With four games to go, Liverpool lead the Premier League. Already favourites, with Manchester City stumbling against Sunderland last night, the club's best chance of winning its first title in 24 years just improved. Before, Liverpool had to take maximum points in their remaining games to guarantee the title; now, 10 of the 12 remaining points on offer does that.
Despite that, Liverpool fans caught up in the joy and stress and excitement of the club's most convincing title challenge in more than two decades may still be a touch nervy, even with the improving odds giving the slightest hint of wiggle room. Luis Suarez, though, wants to whisper soothing words in your ear. Luis Suarez wants you to stay calm.
"It's normal for the supporters to get excited and be discussing our chances," said Liverpool's 29-goal scorer. "When I'm out shopping or out with my family I bump into fans who mention it to me. I've told them to stay calm and not to worry. We'll be trying our best, [but] for the players it's probably best if we don't get involved in that kind of talk.
"Personally, I think that if I don't watch TV, listen to the radio, or read about us on the internet it's better. I know what the situation is. Winning the title would be very special but we can't think about that yet. There is no point in looking at other games or what might happen in a week or two weeks. For us it's always about the next game."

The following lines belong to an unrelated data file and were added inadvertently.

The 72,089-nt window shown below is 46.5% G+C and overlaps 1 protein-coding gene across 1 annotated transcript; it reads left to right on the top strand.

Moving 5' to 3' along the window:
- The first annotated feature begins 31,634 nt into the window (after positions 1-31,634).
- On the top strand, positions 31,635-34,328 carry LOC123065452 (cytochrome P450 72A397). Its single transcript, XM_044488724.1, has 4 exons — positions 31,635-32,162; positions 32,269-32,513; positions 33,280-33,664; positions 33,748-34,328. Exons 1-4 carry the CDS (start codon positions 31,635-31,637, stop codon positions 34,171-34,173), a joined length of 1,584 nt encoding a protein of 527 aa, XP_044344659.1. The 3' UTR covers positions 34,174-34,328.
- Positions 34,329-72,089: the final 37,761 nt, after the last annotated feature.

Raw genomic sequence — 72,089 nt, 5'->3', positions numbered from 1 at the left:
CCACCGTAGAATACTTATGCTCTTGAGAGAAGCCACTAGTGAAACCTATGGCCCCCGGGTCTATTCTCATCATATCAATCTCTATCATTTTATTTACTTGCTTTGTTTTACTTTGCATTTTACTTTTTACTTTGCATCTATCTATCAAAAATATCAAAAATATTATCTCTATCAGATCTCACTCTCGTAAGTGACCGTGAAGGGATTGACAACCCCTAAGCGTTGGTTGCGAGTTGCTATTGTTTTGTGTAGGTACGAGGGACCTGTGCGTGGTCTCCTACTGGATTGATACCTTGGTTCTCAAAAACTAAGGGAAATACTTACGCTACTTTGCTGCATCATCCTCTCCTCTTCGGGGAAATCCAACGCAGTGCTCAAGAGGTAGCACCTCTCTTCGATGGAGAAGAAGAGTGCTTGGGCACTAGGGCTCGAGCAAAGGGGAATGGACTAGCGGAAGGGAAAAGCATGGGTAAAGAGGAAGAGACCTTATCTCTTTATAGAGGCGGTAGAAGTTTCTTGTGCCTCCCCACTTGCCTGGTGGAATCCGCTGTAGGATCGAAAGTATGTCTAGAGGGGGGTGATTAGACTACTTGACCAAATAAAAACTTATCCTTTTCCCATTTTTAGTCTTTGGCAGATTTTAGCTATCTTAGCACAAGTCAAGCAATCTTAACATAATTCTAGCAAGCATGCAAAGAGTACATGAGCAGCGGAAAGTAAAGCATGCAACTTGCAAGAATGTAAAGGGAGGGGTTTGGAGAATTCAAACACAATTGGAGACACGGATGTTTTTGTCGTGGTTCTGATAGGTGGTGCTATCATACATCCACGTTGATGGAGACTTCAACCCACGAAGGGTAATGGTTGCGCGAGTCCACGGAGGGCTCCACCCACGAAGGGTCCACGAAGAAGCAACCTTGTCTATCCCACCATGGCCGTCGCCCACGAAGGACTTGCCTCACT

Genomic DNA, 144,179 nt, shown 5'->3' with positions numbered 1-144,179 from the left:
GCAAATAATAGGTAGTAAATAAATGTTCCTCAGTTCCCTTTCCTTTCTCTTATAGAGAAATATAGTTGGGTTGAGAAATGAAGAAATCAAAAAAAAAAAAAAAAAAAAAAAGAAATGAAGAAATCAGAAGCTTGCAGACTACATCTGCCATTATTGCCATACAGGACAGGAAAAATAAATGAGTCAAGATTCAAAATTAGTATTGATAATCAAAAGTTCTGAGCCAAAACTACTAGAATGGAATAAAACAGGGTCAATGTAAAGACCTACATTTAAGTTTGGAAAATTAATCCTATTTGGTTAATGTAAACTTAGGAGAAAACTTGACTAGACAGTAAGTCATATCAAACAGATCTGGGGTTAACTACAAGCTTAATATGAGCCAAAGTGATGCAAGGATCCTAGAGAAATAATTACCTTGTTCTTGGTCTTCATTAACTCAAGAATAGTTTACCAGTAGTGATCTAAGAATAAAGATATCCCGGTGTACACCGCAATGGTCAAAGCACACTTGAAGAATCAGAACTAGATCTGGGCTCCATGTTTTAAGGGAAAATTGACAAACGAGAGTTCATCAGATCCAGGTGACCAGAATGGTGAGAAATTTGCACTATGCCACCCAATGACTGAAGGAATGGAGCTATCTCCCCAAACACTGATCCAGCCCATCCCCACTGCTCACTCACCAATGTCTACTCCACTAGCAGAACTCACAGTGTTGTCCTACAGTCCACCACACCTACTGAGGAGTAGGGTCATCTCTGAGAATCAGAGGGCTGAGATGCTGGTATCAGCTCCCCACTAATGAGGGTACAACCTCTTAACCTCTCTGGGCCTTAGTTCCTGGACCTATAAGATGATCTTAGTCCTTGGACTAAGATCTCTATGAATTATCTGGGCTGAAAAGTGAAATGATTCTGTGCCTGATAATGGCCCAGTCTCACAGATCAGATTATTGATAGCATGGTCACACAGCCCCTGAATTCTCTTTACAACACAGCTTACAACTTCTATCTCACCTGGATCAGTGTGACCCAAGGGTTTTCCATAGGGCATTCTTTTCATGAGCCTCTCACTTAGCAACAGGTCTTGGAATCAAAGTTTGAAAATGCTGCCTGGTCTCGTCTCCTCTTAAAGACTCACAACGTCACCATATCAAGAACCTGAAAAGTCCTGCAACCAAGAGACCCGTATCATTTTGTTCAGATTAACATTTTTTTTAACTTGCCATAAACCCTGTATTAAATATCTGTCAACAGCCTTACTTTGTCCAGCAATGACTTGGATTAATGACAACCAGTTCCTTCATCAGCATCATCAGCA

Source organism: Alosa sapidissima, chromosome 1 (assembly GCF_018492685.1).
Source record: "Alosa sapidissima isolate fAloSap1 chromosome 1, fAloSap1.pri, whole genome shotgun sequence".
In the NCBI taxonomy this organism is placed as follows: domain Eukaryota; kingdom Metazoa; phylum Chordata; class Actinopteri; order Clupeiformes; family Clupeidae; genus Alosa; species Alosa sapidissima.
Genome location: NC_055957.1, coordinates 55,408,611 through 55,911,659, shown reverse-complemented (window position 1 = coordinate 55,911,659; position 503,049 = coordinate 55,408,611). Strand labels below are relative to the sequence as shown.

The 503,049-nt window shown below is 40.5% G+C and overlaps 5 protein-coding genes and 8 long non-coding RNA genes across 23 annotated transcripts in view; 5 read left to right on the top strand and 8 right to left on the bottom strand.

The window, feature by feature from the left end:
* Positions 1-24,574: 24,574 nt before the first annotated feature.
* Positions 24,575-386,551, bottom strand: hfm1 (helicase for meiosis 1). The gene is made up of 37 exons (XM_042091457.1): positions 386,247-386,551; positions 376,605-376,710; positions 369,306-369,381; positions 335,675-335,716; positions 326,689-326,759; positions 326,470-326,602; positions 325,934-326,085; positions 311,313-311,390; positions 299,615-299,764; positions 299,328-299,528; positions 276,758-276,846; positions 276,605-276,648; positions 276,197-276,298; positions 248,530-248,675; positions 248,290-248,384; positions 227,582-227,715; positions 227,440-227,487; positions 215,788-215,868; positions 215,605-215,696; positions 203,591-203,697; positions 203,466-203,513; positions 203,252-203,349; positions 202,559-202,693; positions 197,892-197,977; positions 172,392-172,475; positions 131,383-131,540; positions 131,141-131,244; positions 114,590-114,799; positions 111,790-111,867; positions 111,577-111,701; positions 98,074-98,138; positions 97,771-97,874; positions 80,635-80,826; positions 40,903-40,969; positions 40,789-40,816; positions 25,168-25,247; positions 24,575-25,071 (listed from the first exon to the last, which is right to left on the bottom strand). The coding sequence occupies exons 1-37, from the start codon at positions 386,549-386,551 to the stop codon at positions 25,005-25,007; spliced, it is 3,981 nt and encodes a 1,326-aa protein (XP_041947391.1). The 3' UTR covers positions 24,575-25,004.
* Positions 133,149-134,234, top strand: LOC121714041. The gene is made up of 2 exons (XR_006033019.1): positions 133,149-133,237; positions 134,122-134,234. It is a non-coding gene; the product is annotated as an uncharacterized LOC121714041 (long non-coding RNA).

That next game is Norwich on Sunday, and despite the wiggle room provided by Manchester City's defeat, the message remains the same: nothing less than a win will do. Where the real value of last night's City draw arrives is the following week against Chelsea, when if Liverpool defeat Norwich they will face the second place side knowing they can draw and remain in control.
Tactically, that would give a massive edge to Brendan Rodgers' side. Not because Liverpool could then play for the draw—because it's impossible to imagine this Liverpool side playing for the draw—but because Chelsea knowing nothing less than a win will aid their own title challenge could draw Jose Mourinho's Blues out.
Mourinho is, at best, pragmatic. At worst he's one of the most regressive managers in England, sitting alongside Sam Alalrdyce and Tony Pulis in his willingness to embrace negative play and anti-football to achieve desired result. That willingness may be anything but admirable to the neutral, but combined with one of the highest paid squads in all of sport it makes for daunting opposition.
Now, if Liverpool can win their 11th game in a row by beating Norwich on Sunday, Mourinho may be forced away from the negative approach he often favours against strong opposition on the road. For that to happen, though—for Liverpool's newfound wiggle room in the title chase to much matter—all that matters in the here and now is this week. This Sunday. Norwich City.
As for staying calm, if Suarez can score a few more goals against the Canaries—his favourite opponent in England, he has 11 goals in four matches against them—that would probably help. In the meantime, at least try to remember to breathe.